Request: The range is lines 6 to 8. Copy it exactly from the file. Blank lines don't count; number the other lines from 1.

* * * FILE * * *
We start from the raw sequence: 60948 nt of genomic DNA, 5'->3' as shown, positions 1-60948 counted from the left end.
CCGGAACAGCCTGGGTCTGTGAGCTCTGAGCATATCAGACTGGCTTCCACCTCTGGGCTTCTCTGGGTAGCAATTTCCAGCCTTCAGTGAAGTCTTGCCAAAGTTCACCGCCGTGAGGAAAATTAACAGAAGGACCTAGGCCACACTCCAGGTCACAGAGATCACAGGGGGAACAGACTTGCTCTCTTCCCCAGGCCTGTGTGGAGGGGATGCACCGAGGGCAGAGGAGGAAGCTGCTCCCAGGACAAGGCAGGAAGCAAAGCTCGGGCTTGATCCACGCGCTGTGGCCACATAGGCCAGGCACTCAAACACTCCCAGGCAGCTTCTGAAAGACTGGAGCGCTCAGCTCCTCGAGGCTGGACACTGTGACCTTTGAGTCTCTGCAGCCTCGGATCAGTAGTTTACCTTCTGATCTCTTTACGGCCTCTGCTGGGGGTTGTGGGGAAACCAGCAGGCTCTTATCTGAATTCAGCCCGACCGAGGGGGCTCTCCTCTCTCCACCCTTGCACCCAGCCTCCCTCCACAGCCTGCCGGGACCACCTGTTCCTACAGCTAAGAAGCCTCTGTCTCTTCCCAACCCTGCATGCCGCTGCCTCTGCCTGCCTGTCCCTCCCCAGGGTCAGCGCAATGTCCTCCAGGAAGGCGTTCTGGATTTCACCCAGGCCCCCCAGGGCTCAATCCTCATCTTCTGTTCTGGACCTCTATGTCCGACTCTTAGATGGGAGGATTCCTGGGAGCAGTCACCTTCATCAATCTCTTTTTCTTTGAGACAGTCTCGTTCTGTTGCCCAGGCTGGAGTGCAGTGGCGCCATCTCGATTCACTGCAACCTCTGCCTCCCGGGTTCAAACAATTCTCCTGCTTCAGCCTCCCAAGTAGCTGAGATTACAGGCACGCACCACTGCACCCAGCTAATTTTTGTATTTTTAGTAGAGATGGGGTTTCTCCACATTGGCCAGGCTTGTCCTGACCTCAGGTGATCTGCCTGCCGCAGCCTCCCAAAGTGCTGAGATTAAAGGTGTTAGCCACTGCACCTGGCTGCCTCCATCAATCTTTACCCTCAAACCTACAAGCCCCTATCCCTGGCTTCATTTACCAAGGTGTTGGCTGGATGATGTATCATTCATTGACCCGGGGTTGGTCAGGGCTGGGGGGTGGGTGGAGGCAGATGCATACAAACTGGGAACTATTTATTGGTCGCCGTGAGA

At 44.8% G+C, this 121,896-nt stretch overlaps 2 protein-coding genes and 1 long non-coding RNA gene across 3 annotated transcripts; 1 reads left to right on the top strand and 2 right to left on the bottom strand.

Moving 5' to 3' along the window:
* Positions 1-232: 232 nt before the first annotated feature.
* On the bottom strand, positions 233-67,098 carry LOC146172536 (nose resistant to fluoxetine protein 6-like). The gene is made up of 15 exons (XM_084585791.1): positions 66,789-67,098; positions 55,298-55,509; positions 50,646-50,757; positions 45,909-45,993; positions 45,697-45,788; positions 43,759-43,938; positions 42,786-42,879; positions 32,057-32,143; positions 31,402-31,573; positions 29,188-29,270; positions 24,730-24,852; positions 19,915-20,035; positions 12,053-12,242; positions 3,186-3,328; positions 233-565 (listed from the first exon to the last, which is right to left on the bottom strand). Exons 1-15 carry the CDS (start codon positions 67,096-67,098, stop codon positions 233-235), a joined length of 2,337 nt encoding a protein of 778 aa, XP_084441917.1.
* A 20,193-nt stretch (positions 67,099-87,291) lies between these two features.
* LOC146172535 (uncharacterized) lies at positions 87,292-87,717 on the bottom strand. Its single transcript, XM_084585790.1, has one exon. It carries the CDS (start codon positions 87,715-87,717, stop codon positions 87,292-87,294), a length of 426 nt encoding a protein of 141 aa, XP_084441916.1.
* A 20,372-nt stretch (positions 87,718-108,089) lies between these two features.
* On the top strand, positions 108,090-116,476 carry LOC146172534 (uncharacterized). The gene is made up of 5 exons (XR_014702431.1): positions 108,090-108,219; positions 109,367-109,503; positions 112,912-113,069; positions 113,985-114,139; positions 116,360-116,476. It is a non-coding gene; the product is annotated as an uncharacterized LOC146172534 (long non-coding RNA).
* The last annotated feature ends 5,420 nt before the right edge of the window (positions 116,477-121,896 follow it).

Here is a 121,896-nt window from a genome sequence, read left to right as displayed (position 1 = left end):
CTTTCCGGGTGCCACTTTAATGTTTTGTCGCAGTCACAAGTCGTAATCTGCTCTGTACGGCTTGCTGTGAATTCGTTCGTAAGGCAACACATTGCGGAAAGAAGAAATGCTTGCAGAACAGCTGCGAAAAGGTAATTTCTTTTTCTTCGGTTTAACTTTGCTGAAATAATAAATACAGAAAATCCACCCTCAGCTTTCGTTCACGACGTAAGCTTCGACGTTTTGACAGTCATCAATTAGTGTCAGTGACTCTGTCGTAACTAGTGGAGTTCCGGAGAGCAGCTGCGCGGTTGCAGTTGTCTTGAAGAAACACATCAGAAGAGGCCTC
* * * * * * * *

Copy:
* On the bottom strand, positions 233-67,098 carry LOC146172536 (nose resistant to fluoxetine protein 6-like). The gene is made up of 15 exons (XM_084585791.1): positions 66,789-67,098; positions 55,298-55,509; positions 50,646-50,757; positions 45,909-45,993; positions 45,697-45,788; positions 43,759-43,938; positions 42,786-42,879; positions 32,057-32,143; positions 31,402-31,573; positions 29,188-29,270; positions 24,730-24,852; positions 19,915-20,035; positions 12,053-12,242; positions 3,186-3,328; positions 233-565 (listed from the first exon to the last, which is right to left on the bottom strand). Exons 1-15 carry the CDS (start codon positions 67,096-67,098, stop codon positions 233-235), a joined length of 2,337 nt encoding a protein of 778 aa, XP_084441917.1.
* A 20,193-nt stretch (positions 67,099-87,291) lies between these two features.
* LOC146172535 (uncharacterized) lies at positions 87,292-87,717 on the bottom strand. Its single transcript, XM_084585790.1, has one exon. It carries the CDS (start codon positions 87,715-87,717, stop codon positions 87,292-87,294), a length of 426 nt encoding a protein of 141 aa, XP_084441916.1.